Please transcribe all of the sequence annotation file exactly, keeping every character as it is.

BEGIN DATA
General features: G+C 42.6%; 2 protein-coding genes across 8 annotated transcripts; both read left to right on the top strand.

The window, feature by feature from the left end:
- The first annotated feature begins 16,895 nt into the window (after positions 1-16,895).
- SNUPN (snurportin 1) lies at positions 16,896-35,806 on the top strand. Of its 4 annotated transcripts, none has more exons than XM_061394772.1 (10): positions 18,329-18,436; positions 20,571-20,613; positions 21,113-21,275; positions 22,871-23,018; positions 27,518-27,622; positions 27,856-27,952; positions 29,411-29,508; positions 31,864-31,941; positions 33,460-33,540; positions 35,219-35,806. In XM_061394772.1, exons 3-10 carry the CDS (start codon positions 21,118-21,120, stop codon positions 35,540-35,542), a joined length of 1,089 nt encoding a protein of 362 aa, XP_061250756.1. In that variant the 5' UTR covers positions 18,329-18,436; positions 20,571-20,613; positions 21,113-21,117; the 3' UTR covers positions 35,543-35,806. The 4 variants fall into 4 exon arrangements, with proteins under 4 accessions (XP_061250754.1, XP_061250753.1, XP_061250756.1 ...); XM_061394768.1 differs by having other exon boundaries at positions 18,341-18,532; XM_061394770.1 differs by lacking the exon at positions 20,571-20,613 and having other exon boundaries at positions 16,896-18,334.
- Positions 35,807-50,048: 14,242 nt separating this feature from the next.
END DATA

General features: G+C 42.6%; 2 protein-coding genes across 8 annotated transcripts; both read left to right on the top strand.

The window, feature by feature from the left end:
- The first annotated feature begins 16,895 nt into the window (after positions 1-16,895).
- SNUPN (snurportin 1) lies at positions 16,896-35,806 on the top strand. Of its 4 annotated transcripts, none has more exons than XM_061394772.1 (10): positions 18,329-18,436; positions 20,571-20,613; positions 21,113-21,275; positions 22,871-23,018; positions 27,518-27,622; positions 27,856-27,952; positions 29,411-29,508; positions 31,864-31,941; positions 33,460-33,540; positions 35,219-35,806. In XM_061394772.1, exons 3-10 carry the CDS (start codon positions 21,118-21,120, stop codon positions 35,540-35,542), a joined length of 1,089 nt encoding a protein of 362 aa, XP_061250756.1. In that variant the 5' UTR covers positions 18,329-18,436; positions 20,571-20,613; positions 21,113-21,117; the 3' UTR covers positions 35,543-35,806. The 4 variants fall into 4 exon arrangements, with proteins under 4 accessions (XP_061250754.1, XP_061250753.1, XP_061250756.1 ...); XM_061394768.1 differs by having other exon boundaries at positions 18,341-18,532; XM_061394770.1 differs by lacking the exon at positions 20,571-20,613 and having other exon boundaries at positions 16,896-18,334.
- Positions 35,807-50,048: 14,242 nt separating this feature from the next.